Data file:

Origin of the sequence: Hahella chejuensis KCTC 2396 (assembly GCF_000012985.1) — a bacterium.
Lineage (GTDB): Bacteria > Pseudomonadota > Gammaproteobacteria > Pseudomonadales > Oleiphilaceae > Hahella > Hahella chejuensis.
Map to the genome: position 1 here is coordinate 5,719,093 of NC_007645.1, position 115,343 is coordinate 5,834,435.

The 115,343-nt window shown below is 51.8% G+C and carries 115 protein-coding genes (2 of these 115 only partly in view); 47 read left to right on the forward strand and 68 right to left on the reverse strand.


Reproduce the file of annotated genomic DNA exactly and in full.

Origin of the sequence: Hahella chejuensis KCTC 2396 (assembly GCF_000012985.1) — a bacterium.
Lineage (GTDB): Bacteria > Pseudomonadota > Gammaproteobacteria > Pseudomonadales > Oleiphilaceae > Hahella > Hahella chejuensis.
Map to the genome: position 1 here is coordinate 5,719,093 of NC_007645.1, position 115,343 is coordinate 5,834,435.

The 115,343-nt window shown below is 51.8% G+C and carries 115 protein-coding genes (2 of these 115 only partly in view); 47 read left to right on the forward strand and 68 right to left on the reverse strand.